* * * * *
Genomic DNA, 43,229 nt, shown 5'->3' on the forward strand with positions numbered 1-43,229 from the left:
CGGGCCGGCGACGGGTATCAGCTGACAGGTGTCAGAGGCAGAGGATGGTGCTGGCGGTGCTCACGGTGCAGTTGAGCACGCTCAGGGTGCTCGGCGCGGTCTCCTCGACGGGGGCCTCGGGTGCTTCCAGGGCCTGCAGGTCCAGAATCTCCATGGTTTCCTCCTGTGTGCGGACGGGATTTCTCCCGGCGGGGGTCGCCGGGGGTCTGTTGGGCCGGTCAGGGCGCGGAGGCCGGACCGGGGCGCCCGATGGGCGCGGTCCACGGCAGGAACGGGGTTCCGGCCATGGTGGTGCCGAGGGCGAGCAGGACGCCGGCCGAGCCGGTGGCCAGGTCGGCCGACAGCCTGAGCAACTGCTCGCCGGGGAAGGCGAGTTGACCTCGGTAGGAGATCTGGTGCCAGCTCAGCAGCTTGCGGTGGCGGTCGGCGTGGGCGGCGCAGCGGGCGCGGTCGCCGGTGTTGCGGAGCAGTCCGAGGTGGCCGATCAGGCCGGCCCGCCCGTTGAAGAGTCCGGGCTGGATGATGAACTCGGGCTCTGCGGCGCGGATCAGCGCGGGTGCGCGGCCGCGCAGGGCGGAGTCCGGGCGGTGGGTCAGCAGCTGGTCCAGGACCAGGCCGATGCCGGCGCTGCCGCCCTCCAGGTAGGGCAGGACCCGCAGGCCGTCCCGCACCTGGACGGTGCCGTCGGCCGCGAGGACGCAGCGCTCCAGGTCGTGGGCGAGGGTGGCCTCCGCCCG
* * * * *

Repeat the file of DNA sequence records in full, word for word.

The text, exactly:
Genomic DNA, 43,229 nt, shown 5'->3' on the forward strand with positions numbered 1-43,229 from the left:
CGGGCCGGCGACGGGTATCAGCTGACAGGTGTCAGAGGCAGAGGATGGTGCTGGCGGTGCTCACGGTGCAGTTGAGCACGCTCAGGGTGCTCGGCGCGGTCTCCTCGACGGGGGCCTCGGGTGCTTCCAGGGCCTGCAGGTCCAGAATCTCCATGGTTTCCTCCTGTGTGCGGACGGGATTTCTCCCGGCGGGGGTCGCCGGGGGTCTGTTGGGCCGGTCAGGGCGCGGAGGCCGGACCGGGGCGCCCGATGGGCGCGGTCCACGGCAGGAACGGGGTTCCGGCCATGGTGGTGCCGAGGGCGAGCAGGACGCCGGCCGAGCCGGTGGCCAGGTCGGCCGACAGCCTGAGCAACTGCTCGCCGGGGAAGGCGAGTTGACCTCGGTAGGAGATCTGGTGCCAGCTCAGCAGCTTGCGGTGGCGGTCGGCGTGGGCGGCGCAGCGGGCGCGGTCGCCGGTGTTGCGGAGCAGTCCGAGGTGGCCGATCAGGCCGGCCCGCCCGTTGAAGAGTCCGGGCTGGATGATGAACTCGGGCTCTGCGGCGCGGATCAGCGCGGGTGCGCGGCCGCGCAGGGCGGAGTCCGGGCGGTGGGTCAGCAGCTGGTCCAGGACCAGGCCGATGCCGGCGCTGCCGCCCTCCAGGTAGGGCAGGACCCGCAGGCCGTCCCGCACCTGGACGGTGCCGTCGGCCGCGAGGACGCAGCGCTCCAGGTCGTGGGCGAGGGTGGCCTCCGCCCG